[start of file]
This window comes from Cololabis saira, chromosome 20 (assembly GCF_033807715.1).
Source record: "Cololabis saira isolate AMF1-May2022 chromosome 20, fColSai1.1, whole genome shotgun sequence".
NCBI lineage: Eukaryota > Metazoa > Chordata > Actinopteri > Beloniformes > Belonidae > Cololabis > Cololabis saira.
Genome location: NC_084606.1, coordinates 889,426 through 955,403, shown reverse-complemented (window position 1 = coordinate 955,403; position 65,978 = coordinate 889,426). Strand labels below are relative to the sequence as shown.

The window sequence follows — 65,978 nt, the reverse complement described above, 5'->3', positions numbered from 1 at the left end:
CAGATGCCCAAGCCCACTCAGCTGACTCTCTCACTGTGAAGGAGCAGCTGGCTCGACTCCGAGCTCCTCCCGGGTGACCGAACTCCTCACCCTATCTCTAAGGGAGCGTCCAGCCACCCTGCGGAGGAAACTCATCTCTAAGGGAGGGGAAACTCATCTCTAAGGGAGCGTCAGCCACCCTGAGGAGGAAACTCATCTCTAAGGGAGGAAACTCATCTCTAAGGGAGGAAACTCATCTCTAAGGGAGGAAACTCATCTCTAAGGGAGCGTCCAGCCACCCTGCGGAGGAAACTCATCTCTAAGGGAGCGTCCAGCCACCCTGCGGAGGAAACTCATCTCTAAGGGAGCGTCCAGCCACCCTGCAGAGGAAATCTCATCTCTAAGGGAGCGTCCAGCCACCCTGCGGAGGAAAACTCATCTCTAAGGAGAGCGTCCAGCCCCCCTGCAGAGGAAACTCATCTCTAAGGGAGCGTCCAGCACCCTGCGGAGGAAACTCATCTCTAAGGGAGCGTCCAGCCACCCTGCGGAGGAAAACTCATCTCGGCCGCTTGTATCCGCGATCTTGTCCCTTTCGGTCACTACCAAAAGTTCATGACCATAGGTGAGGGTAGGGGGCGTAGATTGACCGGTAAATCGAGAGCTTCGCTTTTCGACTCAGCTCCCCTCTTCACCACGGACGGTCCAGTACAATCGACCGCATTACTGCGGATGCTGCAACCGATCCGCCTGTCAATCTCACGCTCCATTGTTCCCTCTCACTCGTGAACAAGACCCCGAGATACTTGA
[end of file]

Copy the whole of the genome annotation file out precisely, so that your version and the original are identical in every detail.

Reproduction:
This window comes from Cololabis saira, chromosome 20 (assembly GCF_033807715.1).
Source record: "Cololabis saira isolate AMF1-May2022 chromosome 20, fColSai1.1, whole genome shotgun sequence".
NCBI lineage: Eukaryota > Metazoa > Chordata > Actinopteri > Beloniformes > Belonidae > Cololabis > Cololabis saira.
Genome location: NC_084606.1, coordinates 889,426 through 955,403, shown reverse-complemented (window position 1 = coordinate 955,403; position 65,978 = coordinate 889,426). Strand labels below are relative to the sequence as shown.

The window sequence follows — 65,978 nt, the reverse complement described above, 5'->3', positions numbered from 1 at the left end:
CAGATGCCCAAGCCCACTCAGCTGACTCTCTCACTGTGAAGGAGCAGCTGGCTCGACTCCGAGCTCCTCCCGGGTGACCGAACTCCTCACCCTATCTCTAAGGGAGCGTCCAGCCACCCTGCGGAGGAAACTCATCTCTAAGGGAGGGGAAACTCATCTCTAAGGGAGCGTCAGCCACCCTGAGGAGGAAACTCATCTCTAAGGGAGGAAACTCATCTCTAAGGGAGGAAACTCATCTCTAAGGGAGGAAACTCATCTCTAAGGGAGCGTCCAGCCACCCTGCGGAGGAAACTCATCTCTAAGGGAGCGTCCAGCCACCCTGCGGAGGAAACTCATCTCTAAGGGAGCGTCCAGCCACCCTGCAGAGGAAATCTCATCTCTAAGGGAGCGTCCAGCCACCCTGCGGAGGAAAACTCATCTCTAAGGAGAGCGTCCAGCCCCCCTGCAGAGGAAACTCATCTCTAAGGGAGCGTCCAGCACCCTGCGGAGGAAACTCATCTCTAAGGGAGCGTCCAGCCACCCTGCGGAGGAAAACTCATCTCGGCCGCTTGTATCCGCGATCTTGTCCCTTTCGGTCACTACCAAAAGTTCATGACCATAGGTGAGGGTAGGGGGCGTAGATTGACCGGTAAATCGAGAGCTTCGCTTTTCGACTCAGCTCCCCTCTTCACCACGGACGGTCCAGTACAATCGACCGCATTACTGCGGATGCTGCAACCGATCCGCCTGTCAATCTCACGCTCCATTGTTCCCTCTCACTCGTGAACAAGACCCCGAGATACTTGA